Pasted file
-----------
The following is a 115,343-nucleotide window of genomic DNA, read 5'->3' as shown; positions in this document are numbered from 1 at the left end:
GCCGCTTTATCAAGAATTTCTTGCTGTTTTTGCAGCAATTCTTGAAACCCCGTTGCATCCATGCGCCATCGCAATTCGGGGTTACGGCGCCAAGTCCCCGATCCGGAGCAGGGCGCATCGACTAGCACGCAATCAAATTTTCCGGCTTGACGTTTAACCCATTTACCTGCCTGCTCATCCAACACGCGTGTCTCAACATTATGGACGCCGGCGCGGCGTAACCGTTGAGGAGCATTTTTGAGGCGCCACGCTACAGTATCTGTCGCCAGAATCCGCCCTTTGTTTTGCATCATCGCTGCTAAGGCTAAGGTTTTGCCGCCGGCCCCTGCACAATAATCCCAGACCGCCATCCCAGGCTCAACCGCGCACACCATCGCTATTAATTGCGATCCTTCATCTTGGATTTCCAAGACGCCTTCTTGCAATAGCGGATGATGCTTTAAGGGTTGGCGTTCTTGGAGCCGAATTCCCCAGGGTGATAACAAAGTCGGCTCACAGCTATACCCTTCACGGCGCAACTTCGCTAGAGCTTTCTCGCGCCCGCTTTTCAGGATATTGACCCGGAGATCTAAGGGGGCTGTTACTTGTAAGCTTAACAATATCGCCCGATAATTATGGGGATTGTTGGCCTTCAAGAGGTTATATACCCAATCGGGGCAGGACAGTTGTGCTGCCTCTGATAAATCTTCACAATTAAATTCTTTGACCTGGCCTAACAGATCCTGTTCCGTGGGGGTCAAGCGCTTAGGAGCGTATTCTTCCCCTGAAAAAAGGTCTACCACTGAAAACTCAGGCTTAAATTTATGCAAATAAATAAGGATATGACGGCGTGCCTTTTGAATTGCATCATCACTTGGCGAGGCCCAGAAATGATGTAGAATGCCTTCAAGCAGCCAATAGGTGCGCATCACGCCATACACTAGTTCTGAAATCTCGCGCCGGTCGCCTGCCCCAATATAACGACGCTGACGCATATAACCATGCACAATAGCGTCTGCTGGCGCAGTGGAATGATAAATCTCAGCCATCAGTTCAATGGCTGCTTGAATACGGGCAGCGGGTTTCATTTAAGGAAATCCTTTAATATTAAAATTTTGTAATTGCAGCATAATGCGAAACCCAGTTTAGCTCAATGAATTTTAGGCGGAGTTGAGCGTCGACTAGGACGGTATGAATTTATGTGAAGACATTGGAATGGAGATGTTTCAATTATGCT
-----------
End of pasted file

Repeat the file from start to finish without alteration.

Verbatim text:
The following is a 115,343-nucleotide window of genomic DNA, read 5'->3' as shown; positions in this document are numbered from 1 at the left end:
GCCGCTTTATCAAGAATTTCTTGCTGTTTTTGCAGCAATTCTTGAAACCCCGTTGCATCCATGCGCCATCGCAATTCGGGGTTACGGCGCCAAGTCCCCGATCCGGAGCAGGGCGCATCGACTAGCACGCAATCAAATTTTCCGGCTTGACGTTTAACCCATTTACCTGCCTGCTCATCCAACACGCGTGTCTCAACATTATGGACGCCGGCGCGGCGTAACCGTTGAGGAGCATTTTTGAGGCGCCACGCTACAGTATCTGTCGCCAGAATCCGCCCTTTGTTTTGCATCATCGCTGCTAAGGCTAAGGTTTTGCCGCCGGCCCCTGCACAATAATCCCAGACCGCCATCCCAGGCTCAACCGCGCACACCATCGCTATTAATTGCGATCCTTCATCTTGGATTTCCAAGACGCCTTCTTGCAATAGCGGATGATGCTTTAAGGGTTGGCGTTCTTGGAGCCGAATTCCCCAGGGTGATAACAAAGTCGGCTCACAGCTATACCCTTCACGGCGCAACTTCGCTAGAGCTTTCTCGCGCCCGCTTTTCAGGATATTGACCCGGAGATCTAAGGGGGCTGTTACTTGTAAGCTTAACAATATCGCCCGATAATTATGGGGATTGTTGGCCTTCAAGAGGTTATATACCCAATCGGGGCAGGACAGTTGTGCTGCCTCTGATAAATCTTCACAATTAAATTCTTTGACCTGGCCTAACAGATCCTGTTCCGTGGGGGTCAAGCGCTTAGGAGCGTATTCTTCCCCTGAAAAAAGGTCTACCACTGAAAACTCAGGCTTAAATTTATGCAAATAAATAAGGATATGACGGCGTGCCTTTTGAATTGCATCATCACTTGGCGAGGCCCAGAAATGATGTAGAATGCCTTCAAGCAGCCAATAGGTGCGCATCACGCCATACACTAGTTCTGAAATCTCGCGCCGGTCGCCTGCCCCAATATAACGACGCTGACGCATATAACCATGCACAATAGCGTCTGCTGGCGCAGTGGAATGATAAATCTCAGCCATCAGTTCAATGGCTGCTTGAATACGGGCAGCGGGTTTCATTTAAGGAAATCCTTTAATATTAAAATTTTGTAATTGCAGCATAATGCGAAACCCAGTTTAGCTCAATGAATTTTAGGCGGAGTTGAGCGTCGACTAGGACGGTATGAATTTATGTGAAGACATTGGAATGGAGATGTTTCAATTATGCT